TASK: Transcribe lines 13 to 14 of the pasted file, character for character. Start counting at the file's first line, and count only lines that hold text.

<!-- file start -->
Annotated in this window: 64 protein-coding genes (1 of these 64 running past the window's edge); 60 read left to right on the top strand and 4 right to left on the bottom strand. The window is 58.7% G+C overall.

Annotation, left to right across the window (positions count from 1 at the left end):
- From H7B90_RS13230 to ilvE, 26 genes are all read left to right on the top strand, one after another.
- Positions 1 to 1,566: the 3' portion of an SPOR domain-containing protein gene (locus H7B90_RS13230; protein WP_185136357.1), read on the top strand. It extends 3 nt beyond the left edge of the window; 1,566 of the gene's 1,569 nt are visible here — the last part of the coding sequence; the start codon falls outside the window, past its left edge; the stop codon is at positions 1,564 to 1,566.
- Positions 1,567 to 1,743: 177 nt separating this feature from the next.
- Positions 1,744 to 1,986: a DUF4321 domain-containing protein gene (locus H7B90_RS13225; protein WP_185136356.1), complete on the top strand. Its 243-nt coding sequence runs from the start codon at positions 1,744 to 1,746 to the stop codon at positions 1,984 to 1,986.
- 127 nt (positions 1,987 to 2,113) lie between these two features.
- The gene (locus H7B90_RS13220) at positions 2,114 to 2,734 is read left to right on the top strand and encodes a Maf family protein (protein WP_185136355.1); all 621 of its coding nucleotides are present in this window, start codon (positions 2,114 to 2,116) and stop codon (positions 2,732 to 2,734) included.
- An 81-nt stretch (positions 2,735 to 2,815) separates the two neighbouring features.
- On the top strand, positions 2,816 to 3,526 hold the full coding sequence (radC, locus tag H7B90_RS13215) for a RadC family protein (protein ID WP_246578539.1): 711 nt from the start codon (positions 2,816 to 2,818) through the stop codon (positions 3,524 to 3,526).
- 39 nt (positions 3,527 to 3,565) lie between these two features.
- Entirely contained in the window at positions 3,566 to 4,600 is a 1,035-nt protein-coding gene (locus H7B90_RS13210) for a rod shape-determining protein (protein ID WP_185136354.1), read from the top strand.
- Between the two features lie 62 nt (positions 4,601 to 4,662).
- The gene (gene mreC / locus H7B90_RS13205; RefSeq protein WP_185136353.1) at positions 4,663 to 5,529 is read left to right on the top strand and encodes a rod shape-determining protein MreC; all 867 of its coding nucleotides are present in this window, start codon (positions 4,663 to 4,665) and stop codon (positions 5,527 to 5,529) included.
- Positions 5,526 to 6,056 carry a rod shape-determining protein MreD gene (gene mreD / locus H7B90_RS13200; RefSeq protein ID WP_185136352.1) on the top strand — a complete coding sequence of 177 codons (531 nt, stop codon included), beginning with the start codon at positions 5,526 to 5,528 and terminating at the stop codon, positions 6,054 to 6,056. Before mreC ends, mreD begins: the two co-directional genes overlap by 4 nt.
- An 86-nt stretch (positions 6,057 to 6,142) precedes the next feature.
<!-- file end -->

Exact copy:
- Between the two features lie 62 nt (positions 4,601 to 4,662).
- The gene (gene mreC / locus H7B90_RS13205; RefSeq protein WP_185136353.1) at positions 4,663 to 5,529 is read left to right on the top strand and encodes a rod shape-determining protein MreC; all 867 of its coding nucleotides are present in this window, start codon (positions 4,663 to 4,665) and stop codon (positions 5,527 to 5,529) included.